You have Barrett esophagus. This means that there have been changes to the lining of the esophagus near the stomach. The changes have been caused by the acid reflux that occurs with GERD (gastroesophageal reflux disease). The changed lining is not cancerous. But the changes make it more likely that esophageal cancer will develop later on.
The esophagus is the tube that carries food and liquid from the mouth to the stomach. Your lower esophageal sphincter (LES) is a one-way valve at the top of the stomach. It keeps food and stomach acid from flowing backward. If the LES is weakened, food and stomach acid flow back (reflux) into your esophagus. If this happens often, the condition is called GERD.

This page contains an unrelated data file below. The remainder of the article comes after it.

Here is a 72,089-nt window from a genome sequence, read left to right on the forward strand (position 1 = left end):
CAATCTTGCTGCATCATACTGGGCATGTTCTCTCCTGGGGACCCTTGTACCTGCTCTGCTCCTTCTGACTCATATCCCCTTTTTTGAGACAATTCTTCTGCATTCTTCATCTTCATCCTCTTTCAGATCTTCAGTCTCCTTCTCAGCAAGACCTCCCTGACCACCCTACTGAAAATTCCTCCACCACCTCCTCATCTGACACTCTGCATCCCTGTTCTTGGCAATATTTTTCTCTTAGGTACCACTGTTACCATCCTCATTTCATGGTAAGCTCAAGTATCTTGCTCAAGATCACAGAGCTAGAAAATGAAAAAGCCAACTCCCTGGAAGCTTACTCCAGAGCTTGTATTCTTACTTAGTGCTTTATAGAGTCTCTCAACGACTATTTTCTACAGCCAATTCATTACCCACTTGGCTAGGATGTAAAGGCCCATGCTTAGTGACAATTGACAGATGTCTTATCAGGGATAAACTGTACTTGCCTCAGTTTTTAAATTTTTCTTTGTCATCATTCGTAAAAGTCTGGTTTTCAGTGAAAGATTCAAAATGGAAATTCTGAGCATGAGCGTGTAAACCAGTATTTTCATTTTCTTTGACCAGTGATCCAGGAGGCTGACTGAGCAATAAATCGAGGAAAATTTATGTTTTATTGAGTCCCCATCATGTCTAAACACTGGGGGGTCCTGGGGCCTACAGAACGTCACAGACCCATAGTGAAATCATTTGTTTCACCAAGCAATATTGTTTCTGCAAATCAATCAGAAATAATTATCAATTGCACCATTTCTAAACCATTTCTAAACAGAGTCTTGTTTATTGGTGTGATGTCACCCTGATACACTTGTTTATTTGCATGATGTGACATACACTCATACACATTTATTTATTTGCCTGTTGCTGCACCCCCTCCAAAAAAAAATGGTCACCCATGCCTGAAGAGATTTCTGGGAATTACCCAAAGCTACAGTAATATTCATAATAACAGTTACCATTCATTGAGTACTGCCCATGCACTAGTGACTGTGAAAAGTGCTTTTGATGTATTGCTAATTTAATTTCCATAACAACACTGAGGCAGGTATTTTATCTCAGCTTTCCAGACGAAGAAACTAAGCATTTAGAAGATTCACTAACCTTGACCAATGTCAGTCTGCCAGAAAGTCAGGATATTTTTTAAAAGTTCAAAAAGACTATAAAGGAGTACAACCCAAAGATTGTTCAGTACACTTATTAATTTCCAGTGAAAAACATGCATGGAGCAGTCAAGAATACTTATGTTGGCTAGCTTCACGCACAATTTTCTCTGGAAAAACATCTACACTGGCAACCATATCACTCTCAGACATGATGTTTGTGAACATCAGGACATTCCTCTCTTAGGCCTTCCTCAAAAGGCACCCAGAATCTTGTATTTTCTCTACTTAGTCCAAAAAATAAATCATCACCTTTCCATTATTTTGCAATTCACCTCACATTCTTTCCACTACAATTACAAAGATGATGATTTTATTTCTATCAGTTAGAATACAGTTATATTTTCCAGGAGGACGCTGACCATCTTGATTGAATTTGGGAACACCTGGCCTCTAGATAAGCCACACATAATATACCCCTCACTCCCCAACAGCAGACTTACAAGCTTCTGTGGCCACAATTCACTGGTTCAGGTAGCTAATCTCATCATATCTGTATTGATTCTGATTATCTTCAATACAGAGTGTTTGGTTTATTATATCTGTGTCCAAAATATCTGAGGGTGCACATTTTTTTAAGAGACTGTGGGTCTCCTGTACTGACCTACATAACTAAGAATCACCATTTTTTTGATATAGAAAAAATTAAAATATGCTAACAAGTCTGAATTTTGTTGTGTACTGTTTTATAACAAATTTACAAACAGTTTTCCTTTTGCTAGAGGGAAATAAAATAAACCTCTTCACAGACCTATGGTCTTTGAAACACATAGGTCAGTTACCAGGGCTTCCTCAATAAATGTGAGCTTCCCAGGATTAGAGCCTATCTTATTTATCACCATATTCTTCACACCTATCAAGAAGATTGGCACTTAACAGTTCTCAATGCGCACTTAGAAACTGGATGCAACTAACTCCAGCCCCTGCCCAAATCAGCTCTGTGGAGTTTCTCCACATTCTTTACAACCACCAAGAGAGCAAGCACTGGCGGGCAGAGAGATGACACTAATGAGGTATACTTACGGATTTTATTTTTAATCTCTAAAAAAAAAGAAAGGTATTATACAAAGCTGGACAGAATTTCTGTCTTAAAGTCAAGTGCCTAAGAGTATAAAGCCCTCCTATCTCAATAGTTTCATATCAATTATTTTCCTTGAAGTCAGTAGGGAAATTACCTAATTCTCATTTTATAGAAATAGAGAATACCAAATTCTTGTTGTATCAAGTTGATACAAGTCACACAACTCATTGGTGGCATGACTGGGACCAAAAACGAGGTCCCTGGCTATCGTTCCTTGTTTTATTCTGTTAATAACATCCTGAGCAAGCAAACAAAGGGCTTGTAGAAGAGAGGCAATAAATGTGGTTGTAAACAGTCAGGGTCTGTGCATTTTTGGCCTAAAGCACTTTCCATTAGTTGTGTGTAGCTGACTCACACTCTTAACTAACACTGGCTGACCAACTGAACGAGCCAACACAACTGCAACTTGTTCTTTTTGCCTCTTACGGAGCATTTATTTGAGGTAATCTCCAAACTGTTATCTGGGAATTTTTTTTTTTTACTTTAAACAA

The stomach is kept safe from its own acid by a special lining. The esophagus isn’t meant to contact stomach acid. So it doesn’t have the special lining. With GERD, acid flows back into the esophagus often. This damages the esophagus. To protect itself, the esophagus forms a stronger lining. This is Barrett esophagus. This changed lining is not normal. It may keep changing. This is why it is more likely to become cancer in the future.
Your doctor may suggest regular tests to keep track of changes in the esophagus. He or she may also suggest ways for you to control GERD. This includes lifestyle changes, medication, or even surgery. This should help keep your Barrett esophagus from getting worse.
Sour-tasting fluid backing up into your mouth
Frequent burping or belching
Symptoms that get worse after you eat, bend over, or lie down
Coughing repeatedly to clear your throat
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